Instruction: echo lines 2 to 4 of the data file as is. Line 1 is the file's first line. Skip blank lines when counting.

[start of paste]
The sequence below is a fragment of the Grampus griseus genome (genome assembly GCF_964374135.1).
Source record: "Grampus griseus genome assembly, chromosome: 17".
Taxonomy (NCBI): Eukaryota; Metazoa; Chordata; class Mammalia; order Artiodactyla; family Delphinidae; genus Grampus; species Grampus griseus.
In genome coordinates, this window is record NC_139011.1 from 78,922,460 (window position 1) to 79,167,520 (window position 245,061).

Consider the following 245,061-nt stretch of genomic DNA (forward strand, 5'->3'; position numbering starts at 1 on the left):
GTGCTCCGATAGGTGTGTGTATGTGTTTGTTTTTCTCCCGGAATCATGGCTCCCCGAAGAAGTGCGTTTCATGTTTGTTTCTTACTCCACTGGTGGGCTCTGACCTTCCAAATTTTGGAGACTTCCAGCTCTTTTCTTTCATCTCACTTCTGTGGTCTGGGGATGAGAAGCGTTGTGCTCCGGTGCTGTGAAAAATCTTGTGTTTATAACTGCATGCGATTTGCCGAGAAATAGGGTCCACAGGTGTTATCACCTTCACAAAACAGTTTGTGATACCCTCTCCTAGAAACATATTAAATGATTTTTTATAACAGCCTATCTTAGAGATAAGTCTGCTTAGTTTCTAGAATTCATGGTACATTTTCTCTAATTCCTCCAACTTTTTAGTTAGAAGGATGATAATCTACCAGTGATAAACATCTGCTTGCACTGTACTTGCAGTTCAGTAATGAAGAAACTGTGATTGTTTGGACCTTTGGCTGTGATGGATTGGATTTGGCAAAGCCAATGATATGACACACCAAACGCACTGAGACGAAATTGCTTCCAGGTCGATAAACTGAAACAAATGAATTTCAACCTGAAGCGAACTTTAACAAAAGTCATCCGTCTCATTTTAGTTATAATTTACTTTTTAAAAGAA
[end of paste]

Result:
Source record: "Grampus griseus genome assembly, chromosome: 17".
Taxonomy (NCBI): Eukaryota; Metazoa; Chordata; class Mammalia; order Artiodactyla; family Delphinidae; genus Grampus; species Grampus griseus.
In genome coordinates, this window is record NC_139011.1 from 78,922,460 (window position 1) to 79,167,520 (window position 245,061).